AIDS epidemic: deadly as ever

January 07, 1994

A little less than a decade ago, when scientists began unraveling the mystery of a deadly new disease that seemed to strike homosexual men with particular fury, gay activists were among the first to sound the alarm over what was to become a world-wide AIDS epidemic. They pushed for stepped-up medical research and were on the front lines of a public relations effort to promote "safer sex" through the use of condoms. As a result, the rate of new infections among gay men fell sharply in the late 1980s.

Now evidence is mounting that the early successes of the AIDS education and awareness movement may be in jeopardy. Recent studies suggest that the rate of new AIDS infections among gay men in San Francisco, an epicenter of the epidemic over the last decade, is again on the rise.

Since 1985, when education and awareness efforts brought the rate to a low of one new infection for every 100 men under the age of 25, the infection rate has quadrupled. Although Maryland keeps statistics only on the number of full-blown AIDS cases, experience suggests a similar rise in infection rates probably has occurred here.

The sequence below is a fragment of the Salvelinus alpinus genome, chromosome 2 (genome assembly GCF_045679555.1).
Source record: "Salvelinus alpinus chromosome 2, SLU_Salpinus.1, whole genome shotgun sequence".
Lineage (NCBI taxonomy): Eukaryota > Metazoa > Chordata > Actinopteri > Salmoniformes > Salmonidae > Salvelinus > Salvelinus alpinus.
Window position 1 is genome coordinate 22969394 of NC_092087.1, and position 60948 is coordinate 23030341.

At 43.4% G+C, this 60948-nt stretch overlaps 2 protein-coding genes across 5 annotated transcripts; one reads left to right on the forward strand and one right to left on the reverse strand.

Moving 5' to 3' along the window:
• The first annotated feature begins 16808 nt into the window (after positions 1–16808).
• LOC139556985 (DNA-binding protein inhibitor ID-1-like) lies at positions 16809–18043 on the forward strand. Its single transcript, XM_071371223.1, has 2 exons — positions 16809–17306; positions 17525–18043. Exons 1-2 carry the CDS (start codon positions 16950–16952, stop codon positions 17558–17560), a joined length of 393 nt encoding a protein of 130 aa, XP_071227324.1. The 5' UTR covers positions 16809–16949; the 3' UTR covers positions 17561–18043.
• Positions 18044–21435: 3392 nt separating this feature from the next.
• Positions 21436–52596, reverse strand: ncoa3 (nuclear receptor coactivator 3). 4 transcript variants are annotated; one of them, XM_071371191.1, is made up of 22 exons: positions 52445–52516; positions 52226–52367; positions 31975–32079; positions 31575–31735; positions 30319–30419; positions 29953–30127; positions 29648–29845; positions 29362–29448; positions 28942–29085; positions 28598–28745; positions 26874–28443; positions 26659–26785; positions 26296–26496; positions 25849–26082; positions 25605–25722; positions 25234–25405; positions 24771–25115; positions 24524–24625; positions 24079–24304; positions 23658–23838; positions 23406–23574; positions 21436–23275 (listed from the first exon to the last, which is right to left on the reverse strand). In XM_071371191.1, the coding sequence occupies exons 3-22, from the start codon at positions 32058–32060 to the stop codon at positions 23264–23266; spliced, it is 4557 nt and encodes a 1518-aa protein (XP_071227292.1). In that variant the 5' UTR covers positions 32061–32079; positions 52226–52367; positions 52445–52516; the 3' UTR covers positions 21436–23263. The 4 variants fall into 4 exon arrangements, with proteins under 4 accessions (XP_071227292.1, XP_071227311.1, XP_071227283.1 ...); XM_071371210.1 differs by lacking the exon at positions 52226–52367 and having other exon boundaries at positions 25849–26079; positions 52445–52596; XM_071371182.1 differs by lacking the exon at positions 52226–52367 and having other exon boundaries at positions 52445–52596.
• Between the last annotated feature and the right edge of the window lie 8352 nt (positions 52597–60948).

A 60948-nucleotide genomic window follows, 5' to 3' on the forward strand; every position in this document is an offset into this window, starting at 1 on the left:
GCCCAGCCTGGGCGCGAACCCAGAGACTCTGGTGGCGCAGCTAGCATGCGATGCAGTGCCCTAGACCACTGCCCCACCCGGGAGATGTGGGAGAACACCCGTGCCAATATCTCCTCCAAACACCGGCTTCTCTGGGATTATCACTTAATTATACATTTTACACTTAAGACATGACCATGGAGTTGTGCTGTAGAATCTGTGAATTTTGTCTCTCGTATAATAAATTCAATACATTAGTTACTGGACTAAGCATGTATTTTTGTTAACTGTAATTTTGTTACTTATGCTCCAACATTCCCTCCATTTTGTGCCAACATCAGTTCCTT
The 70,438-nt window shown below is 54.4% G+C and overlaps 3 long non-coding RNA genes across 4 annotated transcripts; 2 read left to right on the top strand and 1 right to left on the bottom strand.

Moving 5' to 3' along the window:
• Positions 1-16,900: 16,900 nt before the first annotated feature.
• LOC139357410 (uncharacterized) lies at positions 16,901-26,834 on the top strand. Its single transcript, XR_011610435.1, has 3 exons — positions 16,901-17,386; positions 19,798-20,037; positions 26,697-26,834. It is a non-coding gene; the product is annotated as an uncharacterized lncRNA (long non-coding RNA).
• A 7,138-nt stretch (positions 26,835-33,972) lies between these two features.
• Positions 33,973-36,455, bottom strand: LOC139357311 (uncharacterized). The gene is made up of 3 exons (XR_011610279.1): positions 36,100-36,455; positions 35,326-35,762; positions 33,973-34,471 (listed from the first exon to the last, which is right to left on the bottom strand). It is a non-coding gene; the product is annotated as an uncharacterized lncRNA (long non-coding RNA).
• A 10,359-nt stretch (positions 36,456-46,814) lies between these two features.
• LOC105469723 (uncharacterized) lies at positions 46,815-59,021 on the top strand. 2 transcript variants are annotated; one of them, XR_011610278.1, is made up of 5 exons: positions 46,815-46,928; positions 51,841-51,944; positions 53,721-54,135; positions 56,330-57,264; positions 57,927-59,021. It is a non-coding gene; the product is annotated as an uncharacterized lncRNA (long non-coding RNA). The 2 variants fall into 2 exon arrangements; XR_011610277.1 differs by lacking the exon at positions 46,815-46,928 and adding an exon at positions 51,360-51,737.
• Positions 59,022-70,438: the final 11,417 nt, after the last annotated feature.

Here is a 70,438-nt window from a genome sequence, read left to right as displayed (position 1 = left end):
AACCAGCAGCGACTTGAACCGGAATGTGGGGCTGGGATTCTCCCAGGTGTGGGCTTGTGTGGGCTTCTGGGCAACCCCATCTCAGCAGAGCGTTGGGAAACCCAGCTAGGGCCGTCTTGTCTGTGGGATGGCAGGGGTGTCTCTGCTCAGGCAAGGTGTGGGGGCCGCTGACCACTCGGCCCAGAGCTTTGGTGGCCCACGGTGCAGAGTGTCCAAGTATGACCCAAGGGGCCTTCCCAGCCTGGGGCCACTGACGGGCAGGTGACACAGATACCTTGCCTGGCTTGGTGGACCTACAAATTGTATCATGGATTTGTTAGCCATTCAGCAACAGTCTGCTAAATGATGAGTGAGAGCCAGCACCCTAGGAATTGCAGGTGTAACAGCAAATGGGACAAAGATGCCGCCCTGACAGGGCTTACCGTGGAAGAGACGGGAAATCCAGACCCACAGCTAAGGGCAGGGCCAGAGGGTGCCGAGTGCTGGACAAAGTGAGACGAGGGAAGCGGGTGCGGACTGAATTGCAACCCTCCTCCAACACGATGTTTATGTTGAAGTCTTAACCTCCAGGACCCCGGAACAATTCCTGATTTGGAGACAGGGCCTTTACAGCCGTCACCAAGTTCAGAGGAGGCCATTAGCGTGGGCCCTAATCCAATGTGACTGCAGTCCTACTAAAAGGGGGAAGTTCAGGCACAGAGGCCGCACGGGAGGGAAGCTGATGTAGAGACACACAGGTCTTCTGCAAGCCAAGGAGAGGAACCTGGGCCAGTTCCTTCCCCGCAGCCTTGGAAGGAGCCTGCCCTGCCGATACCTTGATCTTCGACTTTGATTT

That is why the federal government plans to launch a new public relations effort emphasizing the importance of using condoms as well as abstaining from sex. The difference between this effort, contrasted with earlier campaigns, is that the TV networks now appear to be amenable to carrying blunt Clinton administration messages on the sensitive topic of condom use.

Federal officials have long been concerned that young people, apparently convinced of their own immortality, are ignoring advice regarding safe sex practices. They believe the only way to reach the group is through television and radio.

A new, younger generation of gay men is apparently aware of the risks, yet psychologically less able to cope with them. In part their difficulty is that of youth in general, a sort of "it can't happen to me" bravado. In part it may also stem from a fatalistic sense that nothing one does will make a difference. And part of it is ignorance. People tend to forget painfully learned lessons if they are not constantly reminded of them. That is what the new federal initiative aims to do -- and judging from the statistics, it's not a moment too soon.

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